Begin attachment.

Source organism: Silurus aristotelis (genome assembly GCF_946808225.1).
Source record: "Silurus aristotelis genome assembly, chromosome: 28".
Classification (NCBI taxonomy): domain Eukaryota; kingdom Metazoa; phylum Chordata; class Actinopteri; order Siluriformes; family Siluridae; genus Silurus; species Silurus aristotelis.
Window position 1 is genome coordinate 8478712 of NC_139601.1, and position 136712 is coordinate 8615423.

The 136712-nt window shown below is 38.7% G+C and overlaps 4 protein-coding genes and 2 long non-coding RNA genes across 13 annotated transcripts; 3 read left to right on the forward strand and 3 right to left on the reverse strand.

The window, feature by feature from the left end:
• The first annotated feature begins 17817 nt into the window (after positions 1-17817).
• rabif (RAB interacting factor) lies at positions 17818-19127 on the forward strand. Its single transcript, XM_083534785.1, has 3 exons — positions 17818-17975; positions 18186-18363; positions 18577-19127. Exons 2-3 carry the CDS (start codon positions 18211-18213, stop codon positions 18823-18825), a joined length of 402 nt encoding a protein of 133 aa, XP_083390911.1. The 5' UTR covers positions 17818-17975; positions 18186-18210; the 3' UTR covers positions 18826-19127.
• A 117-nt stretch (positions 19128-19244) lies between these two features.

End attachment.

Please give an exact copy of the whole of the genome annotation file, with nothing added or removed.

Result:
Source organism: Silurus aristotelis (genome assembly GCF_946808225.1).
Source record: "Silurus aristotelis genome assembly, chromosome: 28".
Classification (NCBI taxonomy): domain Eukaryota; kingdom Metazoa; phylum Chordata; class Actinopteri; order Siluriformes; family Siluridae; genus Silurus; species Silurus aristotelis.
Window position 1 is genome coordinate 8478712 of NC_139601.1, and position 136712 is coordinate 8615423.

The 136712-nt window shown below is 38.7% G+C and overlaps 4 protein-coding genes and 2 long non-coding RNA genes across 13 annotated transcripts; 3 read left to right on the forward strand and 3 right to left on the reverse strand.

The window, feature by feature from the left end:
• The first annotated feature begins 17817 nt into the window (after positions 1-17817).
• rabif (RAB interacting factor) lies at positions 17818-19127 on the forward strand. Its single transcript, XM_083534785.1, has 3 exons — positions 17818-17975; positions 18186-18363; positions 18577-19127. Exons 2-3 carry the CDS (start codon positions 18211-18213, stop codon positions 18823-18825), a joined length of 402 nt encoding a protein of 133 aa, XP_083390911.1. The 5' UTR covers positions 17818-17975; positions 18186-18210; the 3' UTR covers positions 18826-19127.
• A 117-nt stretch (positions 19128-19244) lies between these two features.